One place where 1917 wasn't represented on Saturday was at the 56th Cinema Audio Society Awards. This organization of sound mixers chose to award its top prize, the best mixed motion picture – live action CAS Award, to Ford v Ferrari, one of the films that 1917 is nominated against — along with Ad Astra, Joker and Once Upon a Time in Hollywood — for the best sound mixing Oscar. The top CAS Award winner has gone on to win the best sound mixing Oscar in 13 of the last 23 years, which is encouraging news for Ford. But it's not like 1917 was 'snubbed' by CAS — CAS nomination voting concluded before 1917 had even screened, so it's not like 1917. So we really have no clearer idea of which way this Oscar category is leaning — towards the war film (recent winners include Saving Private Ryan, Black Hawk Down, The Hurt Locker, Hacksaw Ridge and Dunkirk) or the speeding vehicles film (recent winners include The Bourne Ultimatum and Mad Max: Fury Road).

Meanwhile, over at the 47th Annie Awards, recognizing the year's best work in animation, virtually every result was a shocker. Klaus and I Lost My Body, Netflix's first two animated features, dominated, while the presumptive favorites against which it is also nominated for the best animated feature Oscar — Toy Story 4, Missing Link and How to Train Your Dragon: The Hidden World — went home emptyhanded. Klaus won a field-leading seven Annies including best animated feature, direction, editing, production design, character design, character animation and storyboarding, and I Lost My Body claimed three, best independent animated feature, writing and music.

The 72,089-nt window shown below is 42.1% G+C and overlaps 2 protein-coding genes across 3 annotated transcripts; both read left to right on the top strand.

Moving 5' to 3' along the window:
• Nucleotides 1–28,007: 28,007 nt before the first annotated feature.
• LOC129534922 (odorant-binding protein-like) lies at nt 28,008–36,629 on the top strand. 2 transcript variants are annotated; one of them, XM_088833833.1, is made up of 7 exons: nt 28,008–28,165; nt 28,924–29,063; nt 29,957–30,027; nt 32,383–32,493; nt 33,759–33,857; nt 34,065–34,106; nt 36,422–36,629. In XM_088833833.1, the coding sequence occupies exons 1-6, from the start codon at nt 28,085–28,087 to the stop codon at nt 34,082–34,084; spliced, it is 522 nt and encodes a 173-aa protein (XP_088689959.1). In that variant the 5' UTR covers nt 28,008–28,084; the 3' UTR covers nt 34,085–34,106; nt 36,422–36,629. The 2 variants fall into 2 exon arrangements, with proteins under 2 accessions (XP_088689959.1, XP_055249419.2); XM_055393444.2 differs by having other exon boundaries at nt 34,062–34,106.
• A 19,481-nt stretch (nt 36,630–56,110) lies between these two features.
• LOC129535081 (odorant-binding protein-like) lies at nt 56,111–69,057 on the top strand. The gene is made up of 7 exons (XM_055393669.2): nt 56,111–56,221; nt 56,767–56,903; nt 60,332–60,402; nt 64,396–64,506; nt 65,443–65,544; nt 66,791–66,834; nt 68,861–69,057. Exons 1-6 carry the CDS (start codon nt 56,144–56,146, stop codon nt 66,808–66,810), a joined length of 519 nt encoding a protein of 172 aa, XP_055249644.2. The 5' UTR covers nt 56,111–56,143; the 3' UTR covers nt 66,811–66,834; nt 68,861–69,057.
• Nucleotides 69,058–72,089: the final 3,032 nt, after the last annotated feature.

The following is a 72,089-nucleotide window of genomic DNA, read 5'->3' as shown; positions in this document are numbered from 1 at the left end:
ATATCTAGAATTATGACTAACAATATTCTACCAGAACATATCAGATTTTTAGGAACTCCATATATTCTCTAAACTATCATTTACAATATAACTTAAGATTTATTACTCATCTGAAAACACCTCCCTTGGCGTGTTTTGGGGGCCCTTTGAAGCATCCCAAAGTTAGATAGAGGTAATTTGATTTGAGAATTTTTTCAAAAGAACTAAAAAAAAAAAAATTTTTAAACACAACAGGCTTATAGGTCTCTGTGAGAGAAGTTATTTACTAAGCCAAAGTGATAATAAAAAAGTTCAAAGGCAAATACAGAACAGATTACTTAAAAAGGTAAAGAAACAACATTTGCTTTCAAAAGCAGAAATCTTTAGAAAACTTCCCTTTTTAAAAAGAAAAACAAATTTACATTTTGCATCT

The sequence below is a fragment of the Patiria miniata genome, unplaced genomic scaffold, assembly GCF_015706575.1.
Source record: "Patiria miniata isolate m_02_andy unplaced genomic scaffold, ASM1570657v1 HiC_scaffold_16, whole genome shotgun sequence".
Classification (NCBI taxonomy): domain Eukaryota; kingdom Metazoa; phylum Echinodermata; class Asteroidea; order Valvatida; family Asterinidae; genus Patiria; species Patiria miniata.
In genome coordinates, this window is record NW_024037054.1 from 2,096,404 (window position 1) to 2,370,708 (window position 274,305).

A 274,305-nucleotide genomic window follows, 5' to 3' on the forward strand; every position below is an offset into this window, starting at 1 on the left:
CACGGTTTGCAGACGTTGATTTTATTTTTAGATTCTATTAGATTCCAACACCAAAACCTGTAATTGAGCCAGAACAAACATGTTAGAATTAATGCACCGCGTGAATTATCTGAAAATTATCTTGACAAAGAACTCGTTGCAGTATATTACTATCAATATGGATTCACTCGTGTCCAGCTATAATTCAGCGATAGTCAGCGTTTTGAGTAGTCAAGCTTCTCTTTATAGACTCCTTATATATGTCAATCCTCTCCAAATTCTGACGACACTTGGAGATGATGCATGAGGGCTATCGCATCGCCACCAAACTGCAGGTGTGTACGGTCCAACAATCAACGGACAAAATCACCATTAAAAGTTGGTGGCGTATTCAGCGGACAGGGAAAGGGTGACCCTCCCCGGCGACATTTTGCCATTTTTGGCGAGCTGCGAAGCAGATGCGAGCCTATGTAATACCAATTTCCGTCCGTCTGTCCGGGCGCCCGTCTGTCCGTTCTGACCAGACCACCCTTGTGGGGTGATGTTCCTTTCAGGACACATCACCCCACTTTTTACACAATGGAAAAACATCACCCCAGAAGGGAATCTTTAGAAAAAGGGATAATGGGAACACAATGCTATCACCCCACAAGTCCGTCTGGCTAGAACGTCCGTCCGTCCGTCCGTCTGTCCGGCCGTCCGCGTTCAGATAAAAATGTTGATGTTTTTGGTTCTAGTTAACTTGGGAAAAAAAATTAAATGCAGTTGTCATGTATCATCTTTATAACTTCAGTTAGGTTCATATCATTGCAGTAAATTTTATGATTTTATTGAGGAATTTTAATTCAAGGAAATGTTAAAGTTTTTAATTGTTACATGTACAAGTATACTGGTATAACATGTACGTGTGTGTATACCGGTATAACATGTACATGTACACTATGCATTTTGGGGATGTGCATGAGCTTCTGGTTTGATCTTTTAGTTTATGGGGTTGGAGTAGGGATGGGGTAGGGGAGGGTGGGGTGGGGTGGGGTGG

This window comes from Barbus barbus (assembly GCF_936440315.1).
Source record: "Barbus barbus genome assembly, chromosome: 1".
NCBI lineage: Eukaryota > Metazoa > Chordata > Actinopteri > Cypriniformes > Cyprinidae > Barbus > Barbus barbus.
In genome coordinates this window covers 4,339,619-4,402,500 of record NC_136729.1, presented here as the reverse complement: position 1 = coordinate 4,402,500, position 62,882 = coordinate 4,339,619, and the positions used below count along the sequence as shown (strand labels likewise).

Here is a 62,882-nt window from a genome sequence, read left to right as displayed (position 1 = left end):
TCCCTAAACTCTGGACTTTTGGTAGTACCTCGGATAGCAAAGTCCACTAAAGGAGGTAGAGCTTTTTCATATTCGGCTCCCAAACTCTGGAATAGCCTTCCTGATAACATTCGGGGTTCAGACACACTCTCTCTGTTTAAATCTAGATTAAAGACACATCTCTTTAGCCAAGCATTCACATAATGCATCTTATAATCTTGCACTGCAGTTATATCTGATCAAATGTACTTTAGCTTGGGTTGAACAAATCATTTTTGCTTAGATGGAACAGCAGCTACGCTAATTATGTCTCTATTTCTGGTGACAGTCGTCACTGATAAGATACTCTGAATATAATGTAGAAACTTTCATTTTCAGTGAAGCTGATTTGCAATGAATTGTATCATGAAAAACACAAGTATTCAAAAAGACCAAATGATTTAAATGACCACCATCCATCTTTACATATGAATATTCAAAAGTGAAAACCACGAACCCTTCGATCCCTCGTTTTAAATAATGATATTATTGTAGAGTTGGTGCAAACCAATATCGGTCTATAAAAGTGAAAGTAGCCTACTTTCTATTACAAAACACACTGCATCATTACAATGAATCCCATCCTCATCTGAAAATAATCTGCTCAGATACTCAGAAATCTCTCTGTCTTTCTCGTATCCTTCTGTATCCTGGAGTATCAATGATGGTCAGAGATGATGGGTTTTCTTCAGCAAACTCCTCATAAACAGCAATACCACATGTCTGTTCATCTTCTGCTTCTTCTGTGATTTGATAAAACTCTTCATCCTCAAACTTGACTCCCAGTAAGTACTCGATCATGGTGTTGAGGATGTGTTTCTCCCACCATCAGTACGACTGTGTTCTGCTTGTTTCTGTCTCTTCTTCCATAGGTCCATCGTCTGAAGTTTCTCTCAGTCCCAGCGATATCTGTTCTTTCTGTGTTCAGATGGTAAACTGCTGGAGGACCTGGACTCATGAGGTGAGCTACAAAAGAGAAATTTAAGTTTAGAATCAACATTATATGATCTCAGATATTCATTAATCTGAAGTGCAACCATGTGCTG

Last, but certainly not least, Saturday brought the 32nd USC Scripter Awards ceremony, which is the one that I attended, as I do every year. It's a lovely event, held inside the University of Southern California's majestic Edward L. Doheny Library, and it celebrates screenwriters who have adapted work from pre-existing texts and the authors of those source materials. The Scripter selection committee is composed of only about 50 people, all of them writers of one sort or another, whereas the Academy consists of about 8,000 people, only about six percent of them writers, so it's hard to understand why one would be predictive of the other. But, in what will come as welcome news for this year's Scripter Award winner Little Women, a best adapted screenplay Oscar nominee, the fact of the matter is that the Scripter Award and the best adapted screenplay Oscar have gone to the same film 14 times, including in eight of the last 10 years: The Social Network, The Descendants, Argo, 12 Years a Slave, The Imitation Game, The Big Short, Moonlight and Call Me by Your Name.

Should Little Women go on to win the best adapted screenplay Oscar, it will mark the first time that a woman has won a screenplay Oscar — adapted or original — since Juno's Diablo Cody 12 years ago; the first time that a woman has won the best adapted screenplay Oscar since Brokeback Mountain's Diana Ossana 15 years ago; and the first time that a woman without a male writing partner has won the best adapted screenplay Oscar since Sense and Sensibility's Emma Thompson 25 years ago.

Sunday night will bring the 62nd Grammy Awards — and mark exactly two weeks until the 92nd Academy Awards. Final Oscar voting begins on Thursday and runs through the following Tuesday.